Doubleday, 2009, 416 pages, $27.50.
For more information, click here.
* * * * * * * * * * * * * * * * * * * * * * * * *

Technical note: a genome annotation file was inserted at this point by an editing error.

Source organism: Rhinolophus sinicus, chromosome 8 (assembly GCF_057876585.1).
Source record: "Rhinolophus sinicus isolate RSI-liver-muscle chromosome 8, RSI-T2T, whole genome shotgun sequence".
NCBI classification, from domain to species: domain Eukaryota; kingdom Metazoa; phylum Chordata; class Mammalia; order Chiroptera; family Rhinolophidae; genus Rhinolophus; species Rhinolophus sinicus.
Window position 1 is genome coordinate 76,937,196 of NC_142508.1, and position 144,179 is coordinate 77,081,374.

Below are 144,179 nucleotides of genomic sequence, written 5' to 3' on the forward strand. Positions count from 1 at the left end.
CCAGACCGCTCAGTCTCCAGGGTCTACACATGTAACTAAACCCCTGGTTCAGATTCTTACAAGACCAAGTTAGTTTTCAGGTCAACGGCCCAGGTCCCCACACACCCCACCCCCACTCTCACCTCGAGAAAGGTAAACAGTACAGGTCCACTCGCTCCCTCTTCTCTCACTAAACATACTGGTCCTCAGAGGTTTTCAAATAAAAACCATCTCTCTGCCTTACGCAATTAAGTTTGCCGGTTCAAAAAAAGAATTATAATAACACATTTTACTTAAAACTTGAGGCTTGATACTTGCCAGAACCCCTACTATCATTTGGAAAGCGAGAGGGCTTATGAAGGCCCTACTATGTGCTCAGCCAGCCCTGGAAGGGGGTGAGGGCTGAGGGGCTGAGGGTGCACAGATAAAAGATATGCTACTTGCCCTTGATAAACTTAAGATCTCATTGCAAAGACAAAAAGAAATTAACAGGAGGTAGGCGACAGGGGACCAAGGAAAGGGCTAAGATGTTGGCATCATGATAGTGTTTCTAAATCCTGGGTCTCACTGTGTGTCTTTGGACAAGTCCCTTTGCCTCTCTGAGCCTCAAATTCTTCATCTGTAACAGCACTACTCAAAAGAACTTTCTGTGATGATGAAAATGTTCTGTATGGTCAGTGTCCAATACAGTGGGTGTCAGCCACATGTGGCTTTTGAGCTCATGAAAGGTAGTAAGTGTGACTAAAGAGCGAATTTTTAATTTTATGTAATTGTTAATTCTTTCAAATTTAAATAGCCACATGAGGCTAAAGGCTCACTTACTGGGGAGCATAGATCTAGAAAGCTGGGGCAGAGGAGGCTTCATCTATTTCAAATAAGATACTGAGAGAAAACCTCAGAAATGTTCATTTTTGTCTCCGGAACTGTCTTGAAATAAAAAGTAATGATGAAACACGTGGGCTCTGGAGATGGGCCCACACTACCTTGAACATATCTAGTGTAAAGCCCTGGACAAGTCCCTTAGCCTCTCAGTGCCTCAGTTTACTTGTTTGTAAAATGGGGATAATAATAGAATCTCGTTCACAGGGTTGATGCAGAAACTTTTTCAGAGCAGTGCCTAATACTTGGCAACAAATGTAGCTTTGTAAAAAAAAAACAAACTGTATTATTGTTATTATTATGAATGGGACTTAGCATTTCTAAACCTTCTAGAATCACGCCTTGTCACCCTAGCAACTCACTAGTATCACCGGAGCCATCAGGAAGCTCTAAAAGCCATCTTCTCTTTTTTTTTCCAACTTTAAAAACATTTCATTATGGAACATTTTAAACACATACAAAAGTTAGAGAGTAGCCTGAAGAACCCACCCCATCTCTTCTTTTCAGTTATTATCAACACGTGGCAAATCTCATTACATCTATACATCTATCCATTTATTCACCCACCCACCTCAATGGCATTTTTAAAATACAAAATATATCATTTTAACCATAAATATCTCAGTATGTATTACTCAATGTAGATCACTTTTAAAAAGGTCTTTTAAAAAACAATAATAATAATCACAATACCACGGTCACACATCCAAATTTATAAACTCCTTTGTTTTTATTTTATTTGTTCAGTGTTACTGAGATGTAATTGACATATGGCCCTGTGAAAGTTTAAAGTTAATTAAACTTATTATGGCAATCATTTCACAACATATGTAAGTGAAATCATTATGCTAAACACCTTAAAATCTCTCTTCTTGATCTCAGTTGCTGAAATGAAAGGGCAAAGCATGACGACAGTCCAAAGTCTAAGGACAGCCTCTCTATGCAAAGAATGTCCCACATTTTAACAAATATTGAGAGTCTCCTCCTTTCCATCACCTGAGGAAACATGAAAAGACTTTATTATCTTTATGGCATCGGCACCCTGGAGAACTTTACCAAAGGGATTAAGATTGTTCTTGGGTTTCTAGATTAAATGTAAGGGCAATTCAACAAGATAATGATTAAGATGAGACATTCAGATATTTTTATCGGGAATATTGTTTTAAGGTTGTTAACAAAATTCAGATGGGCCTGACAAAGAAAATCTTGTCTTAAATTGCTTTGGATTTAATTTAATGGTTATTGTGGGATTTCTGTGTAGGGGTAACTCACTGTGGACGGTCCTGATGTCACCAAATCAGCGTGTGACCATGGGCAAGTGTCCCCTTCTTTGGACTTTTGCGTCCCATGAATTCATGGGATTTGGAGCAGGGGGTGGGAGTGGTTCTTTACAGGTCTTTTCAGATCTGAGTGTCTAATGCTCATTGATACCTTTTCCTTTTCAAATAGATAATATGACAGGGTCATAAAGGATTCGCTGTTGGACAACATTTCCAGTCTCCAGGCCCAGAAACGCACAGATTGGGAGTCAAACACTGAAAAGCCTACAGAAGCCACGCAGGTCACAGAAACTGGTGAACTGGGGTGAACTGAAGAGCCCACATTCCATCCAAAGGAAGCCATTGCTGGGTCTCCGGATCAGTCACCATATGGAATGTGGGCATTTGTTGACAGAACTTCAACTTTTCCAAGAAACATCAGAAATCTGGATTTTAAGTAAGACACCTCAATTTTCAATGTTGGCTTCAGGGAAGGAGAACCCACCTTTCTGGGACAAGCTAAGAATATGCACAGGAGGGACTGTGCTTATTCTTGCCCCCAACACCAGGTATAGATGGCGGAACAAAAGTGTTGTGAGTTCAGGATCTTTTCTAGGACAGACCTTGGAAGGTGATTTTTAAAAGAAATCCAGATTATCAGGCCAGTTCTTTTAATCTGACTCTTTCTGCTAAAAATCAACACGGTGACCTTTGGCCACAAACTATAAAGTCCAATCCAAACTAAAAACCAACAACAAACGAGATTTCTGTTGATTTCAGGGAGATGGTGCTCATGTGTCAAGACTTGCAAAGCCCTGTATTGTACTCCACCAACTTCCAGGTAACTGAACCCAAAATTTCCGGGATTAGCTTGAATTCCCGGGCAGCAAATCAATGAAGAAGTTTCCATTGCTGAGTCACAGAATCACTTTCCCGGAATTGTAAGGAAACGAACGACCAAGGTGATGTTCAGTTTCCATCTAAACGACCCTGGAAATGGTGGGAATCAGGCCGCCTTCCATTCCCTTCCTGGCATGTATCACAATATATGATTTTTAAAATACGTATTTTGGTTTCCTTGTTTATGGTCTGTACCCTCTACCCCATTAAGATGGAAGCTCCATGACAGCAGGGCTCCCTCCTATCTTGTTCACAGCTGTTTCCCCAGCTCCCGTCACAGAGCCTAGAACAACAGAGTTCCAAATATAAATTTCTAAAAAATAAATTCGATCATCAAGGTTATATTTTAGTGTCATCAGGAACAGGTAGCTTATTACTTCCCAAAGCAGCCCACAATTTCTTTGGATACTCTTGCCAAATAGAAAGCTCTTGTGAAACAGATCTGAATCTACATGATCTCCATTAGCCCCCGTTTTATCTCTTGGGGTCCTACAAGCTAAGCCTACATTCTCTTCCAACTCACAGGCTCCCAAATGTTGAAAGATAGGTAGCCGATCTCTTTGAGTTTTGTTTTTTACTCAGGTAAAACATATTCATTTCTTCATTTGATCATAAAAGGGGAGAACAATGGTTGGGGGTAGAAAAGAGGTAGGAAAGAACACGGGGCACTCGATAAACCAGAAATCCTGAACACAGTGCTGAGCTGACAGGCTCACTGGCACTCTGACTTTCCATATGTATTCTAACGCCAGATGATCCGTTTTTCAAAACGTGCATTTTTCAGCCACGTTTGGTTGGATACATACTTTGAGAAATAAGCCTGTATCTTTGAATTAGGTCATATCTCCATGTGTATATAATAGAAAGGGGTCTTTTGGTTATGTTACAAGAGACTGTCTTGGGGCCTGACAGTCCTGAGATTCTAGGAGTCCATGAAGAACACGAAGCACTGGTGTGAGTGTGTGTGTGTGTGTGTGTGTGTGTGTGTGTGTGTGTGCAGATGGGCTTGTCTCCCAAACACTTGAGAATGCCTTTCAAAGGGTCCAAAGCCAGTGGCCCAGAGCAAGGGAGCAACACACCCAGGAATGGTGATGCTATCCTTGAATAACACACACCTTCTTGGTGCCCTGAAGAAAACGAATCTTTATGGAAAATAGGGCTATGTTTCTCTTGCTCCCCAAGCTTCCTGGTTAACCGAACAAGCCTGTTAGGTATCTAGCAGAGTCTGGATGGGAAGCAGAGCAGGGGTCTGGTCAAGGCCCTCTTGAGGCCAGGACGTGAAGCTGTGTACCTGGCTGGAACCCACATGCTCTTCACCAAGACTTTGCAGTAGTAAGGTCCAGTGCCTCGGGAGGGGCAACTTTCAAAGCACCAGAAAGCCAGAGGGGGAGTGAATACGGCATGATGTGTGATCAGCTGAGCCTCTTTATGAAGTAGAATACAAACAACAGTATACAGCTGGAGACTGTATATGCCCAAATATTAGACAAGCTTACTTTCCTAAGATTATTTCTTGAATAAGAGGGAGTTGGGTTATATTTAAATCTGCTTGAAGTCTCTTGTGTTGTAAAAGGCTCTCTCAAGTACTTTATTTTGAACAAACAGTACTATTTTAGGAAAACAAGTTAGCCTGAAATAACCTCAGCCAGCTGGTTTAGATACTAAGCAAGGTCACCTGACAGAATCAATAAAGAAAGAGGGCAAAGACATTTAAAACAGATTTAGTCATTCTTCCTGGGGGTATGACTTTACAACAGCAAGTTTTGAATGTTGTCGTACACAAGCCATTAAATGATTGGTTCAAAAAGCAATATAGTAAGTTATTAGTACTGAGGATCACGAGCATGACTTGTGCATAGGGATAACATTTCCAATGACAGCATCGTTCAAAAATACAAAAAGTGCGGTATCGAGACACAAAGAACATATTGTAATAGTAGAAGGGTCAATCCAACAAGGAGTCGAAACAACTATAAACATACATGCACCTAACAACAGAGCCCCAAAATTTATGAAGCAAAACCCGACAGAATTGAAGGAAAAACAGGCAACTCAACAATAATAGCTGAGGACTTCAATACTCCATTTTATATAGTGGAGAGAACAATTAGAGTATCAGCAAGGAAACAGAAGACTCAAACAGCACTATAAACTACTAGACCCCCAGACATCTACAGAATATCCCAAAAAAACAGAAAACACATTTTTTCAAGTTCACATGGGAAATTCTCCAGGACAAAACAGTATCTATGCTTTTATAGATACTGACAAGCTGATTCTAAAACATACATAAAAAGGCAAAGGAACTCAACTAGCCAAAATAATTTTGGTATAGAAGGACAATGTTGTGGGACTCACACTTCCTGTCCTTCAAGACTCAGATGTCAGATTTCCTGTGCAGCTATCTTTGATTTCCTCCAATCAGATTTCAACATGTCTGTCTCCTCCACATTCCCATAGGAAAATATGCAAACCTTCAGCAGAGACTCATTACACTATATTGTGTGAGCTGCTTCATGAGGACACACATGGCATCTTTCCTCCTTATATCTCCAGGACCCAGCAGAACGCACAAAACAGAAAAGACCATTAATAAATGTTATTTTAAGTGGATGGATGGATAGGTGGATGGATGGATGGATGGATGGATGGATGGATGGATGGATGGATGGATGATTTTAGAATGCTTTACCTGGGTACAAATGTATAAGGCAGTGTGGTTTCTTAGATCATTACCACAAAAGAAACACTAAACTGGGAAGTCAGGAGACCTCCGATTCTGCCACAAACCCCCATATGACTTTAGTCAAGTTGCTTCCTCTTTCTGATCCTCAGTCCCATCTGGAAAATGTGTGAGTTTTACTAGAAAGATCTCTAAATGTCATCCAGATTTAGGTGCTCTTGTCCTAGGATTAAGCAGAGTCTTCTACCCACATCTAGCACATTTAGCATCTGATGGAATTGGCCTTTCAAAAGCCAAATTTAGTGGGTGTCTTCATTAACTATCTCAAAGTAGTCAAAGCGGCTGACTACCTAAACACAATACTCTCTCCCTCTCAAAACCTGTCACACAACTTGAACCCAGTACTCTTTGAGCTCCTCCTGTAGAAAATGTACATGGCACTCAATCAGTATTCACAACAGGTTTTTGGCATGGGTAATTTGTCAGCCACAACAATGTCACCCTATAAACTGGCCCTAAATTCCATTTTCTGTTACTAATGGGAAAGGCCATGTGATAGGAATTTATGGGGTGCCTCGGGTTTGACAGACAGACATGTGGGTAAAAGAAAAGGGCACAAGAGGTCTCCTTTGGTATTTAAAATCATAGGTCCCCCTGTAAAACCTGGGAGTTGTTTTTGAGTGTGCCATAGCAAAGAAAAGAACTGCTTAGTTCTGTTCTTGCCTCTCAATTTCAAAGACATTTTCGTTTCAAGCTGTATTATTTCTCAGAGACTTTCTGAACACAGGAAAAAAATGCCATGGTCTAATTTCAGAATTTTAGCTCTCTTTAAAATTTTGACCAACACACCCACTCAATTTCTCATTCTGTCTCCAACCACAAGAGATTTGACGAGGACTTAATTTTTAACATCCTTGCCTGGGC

Since the guns of the American Civil War fell silent more than fourteen decades ago, there have been well over 50,000 books published that, in one way or another, focus on the four year, fratricidal struggle. To many, such a vast historiography lends credence to the argument that seemingly every aspect and every angle of the war has been ably and sufficiently covered. But this is simply not the case. Despite the books, the magazines, journals, documentaries, and so on, there still remain many aspects of the war that have remained in the shadows. Sally Jenkins, an award journalist for the Washington Post, and John Stauffer, professor of history at Harvard and author of Giants: The Parallel Lives of Frederick Douglass and Abraham Lincoln, address one of these forgotten aspects of the American Civil War in The State of Jones. The story of Newton Knight and his band of followers--who, in 1863 displayed their loyalty to the United States by seceding from the Confederacy--appeared for the first time in 2003 with Victoria Bynum’s The Free State of Jones: Mississippi's Longest Civil War, although, I am embarrassed to say, I have yet to read this work. When I thus read Jenkins and Stauffer’s work, the story of Knight and his supporters was, for the most part, new to me. It is an entirely fascinating story. Newton Knight was born into a slaveholding family but even from an early age, he displayed no inclination of ever becoming a member of slaveholding class nor the planter aristocracy, a goal for many white Southerners during the Antebellum years. Instead, Knight developed an antipathy toward the institution of slavery and, especially, the Slave Power. Adamantly opposed to both slavery and secession, Knight remained loyal to the United States after his native Mississippi seceded and civil war broke out. The following year, Knight was drafted into Confederate service and fought at several battles, including Corinth. Following this fight, Knight deserted. In the years that followed, he became a hero of sorts to many Mississippians who held no loyalty or connection with the Confederacy. Knight organized a company of like-minded individuals, who, in a display of loyalty to the United States, battled Confederate authorities all the while fighting for their own freedom. Jenkins and Stauffer do a good job in telling the dramatic and fascinating story of Newton Knight. Their research into this rather overlooked, rather obscure topic is impressive and their writing was effective. The story of Knight is, in itself, incredible enough and worthy of attention. But I believe the greatest value this book offers is its realistic portrait of the Confederacy during the Civil War. It was a land divided. Knight's story illustrates that not only were there thousands of Southerners who disapproved of secession as well as the instiutution of slavery, and who were perfectly willing to fight for the destruction of both, but also illustrates a different snapshot of the true Southern Confederacy; much different, but much more realistic than what we are force-fed with this Moonlight-and-Magnolias Lost Cause/Gone With The Wind nonsense. The State of Jones is a good book, well worth reading, which focuses on a laregely forgotten but important topic.